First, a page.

Stats and Facts

  • From 2005 to 2011, 943,032 emergency department visits involved benzodiazepines alone or in combination with opioid pain relievers or alcohol.7
  • In 2011, 76,557 emergency room visits resulted from the abuse or misuse of clonazepam, an increase of 122% from 2004.3
  • In the same time period, mixing benzodiazepines with opioid pain relievers or alcohol was associated with a 24% to 55% increase in the predicted risk of a more serious outcome than benzodiazepines alone.7
  • From 2005 to 2011, people ages 65 and older had a 36% greater risk of a more serious outcome than those ages 12 to 34, even though both groups took benzodiazepines alone.7
  • Opioids were taken concurrently in an estimated 75% of overdose deaths involving benzodiazepines.8
  • In 2015, an estimated 446,000 people ages 12 or older were current misusers of sedatives including benzodiazepines.9

Relapse Prevention

Preventing relapse begins by safely tapering doses until the body becomes less dependent on the sedative effects of clonazepam. At The Right Step, clients undergo detox supervised by medical professionals around the clock, an essential first step in recovery due to potentially dangerous withdrawal symptoms. Key factors contributing to successful relapse prevention include a person’s willingness to change, management of co-occurring mental health disorders and acquisition of healthy coping skills.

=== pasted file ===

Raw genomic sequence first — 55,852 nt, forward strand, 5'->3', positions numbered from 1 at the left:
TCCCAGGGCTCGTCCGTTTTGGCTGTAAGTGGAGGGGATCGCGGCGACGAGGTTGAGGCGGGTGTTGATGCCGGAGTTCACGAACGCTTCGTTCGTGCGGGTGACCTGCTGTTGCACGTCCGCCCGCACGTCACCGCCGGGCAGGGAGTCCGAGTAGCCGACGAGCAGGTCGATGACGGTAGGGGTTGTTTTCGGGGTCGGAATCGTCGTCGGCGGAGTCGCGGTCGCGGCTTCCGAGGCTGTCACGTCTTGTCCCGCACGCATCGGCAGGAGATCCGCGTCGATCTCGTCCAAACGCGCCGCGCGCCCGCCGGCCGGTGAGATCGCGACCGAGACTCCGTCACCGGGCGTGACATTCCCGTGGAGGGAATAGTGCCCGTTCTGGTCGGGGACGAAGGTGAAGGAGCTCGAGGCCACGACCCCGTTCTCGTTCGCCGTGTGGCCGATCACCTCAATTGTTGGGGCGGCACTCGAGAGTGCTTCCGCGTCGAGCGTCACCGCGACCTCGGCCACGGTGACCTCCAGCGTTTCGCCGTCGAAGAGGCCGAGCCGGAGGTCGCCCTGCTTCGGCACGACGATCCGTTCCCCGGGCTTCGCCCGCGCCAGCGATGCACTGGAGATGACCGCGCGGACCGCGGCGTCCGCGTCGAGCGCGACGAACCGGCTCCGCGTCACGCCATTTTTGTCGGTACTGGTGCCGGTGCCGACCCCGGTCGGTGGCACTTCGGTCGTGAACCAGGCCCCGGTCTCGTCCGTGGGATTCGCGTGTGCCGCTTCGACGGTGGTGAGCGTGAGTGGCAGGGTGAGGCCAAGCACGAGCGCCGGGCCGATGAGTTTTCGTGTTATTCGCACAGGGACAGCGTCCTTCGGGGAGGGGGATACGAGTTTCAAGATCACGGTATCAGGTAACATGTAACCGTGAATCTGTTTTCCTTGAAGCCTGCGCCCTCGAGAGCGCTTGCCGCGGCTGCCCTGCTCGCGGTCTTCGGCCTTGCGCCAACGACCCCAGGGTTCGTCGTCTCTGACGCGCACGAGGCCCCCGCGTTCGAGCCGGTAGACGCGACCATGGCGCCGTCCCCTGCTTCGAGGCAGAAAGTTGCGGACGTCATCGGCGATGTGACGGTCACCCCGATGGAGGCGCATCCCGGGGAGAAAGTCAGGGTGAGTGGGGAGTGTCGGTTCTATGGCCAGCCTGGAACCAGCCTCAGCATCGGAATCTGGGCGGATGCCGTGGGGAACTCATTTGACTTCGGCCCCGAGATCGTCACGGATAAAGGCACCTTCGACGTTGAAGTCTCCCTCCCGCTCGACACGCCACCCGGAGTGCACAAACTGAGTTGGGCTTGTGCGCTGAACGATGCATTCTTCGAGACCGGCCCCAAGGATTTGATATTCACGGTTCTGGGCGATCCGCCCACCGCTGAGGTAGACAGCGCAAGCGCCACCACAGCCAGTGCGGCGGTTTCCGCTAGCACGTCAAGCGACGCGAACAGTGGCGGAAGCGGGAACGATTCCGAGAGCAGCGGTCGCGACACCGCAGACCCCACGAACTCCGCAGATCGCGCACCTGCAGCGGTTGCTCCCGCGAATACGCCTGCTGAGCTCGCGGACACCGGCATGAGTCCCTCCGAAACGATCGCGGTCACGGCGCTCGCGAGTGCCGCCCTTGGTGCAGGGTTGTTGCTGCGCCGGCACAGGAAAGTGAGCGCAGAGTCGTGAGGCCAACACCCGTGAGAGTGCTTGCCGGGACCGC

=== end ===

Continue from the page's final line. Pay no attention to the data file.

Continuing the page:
1. Drugs website. https://www.drugs.com/klonopin.html Updated February 6, 2017. Accessed February 12, 2017.
  2. Tóth K, Csukly G, Sirok D, et al. Optimization of Clonazepam Therapy Adjusted to Patient’s CYP3A Status and NAT2 Genotype. Int J Neuropsychopharmacol. 2016;19(12):pyw083. doi:10.1093/ijnp/pyw083.
  3. What Is Clonazepam (Klonopin)? Everyday Health website. http://www.everydayhealth.com/drugs/clonazepam Updated July 30, 2014. Accessed February 12, 2017.
  4. Clonazepam Abuse. Drug Abuse website. http://drugabuse.com/library/clonazepam-abuse/ Accessed February 12, 2017.
  5. National Institute on Drug Abuse. https://www.drugabuse.gov/news-events/nida-notes/2012/04/well-known-mechanism-underlies-benzodiazepines-addictive-properties Published April 19, 2012. Accessed February 12, 2017.
  6. Klonopin Overdose Symptoms and Treatment. Project Know website. http://www.projectknow.com/research/klonopin-overdose/?v=lib1-control Accessed February 12, 2017.
  7. Benzodiazepines in Combination with Opioid Pain Relievers or Alcohol: Greater Risk of More Serious ED Visit Outcomes. Substance Abuse and Mental Health Services Administration. https://www.samhsa.gov/data/sites/default/files/DAWN-SR192-BenzoCombos-2014/DAWN-SR192-BenzoCombos-2014.pdf Published December 18, 2014. Accessed February 12, 2017.
  8. Bachhuber MA, Hennessy S, Cunningham CO, Starrels JL. Increasing Benzodiazepine Prescriptions and Overdose Mortality in the United States, 1996-2013. Am J Public Health. 2016 Apr;106(4):686-8. doi: 10.2105/AJPH.2016.303061.
  9. 2015 Key Substance Use and Mental Health Indicators report. Substance Abuse and Mental Health Services Administration website. https://www.samhsa.gov/samhsa-data-outcomes-quality/major-data-collections/reports-detailed-tables-2015-NSDUH Updated November 7, 2016. Accessed February 12, 2017.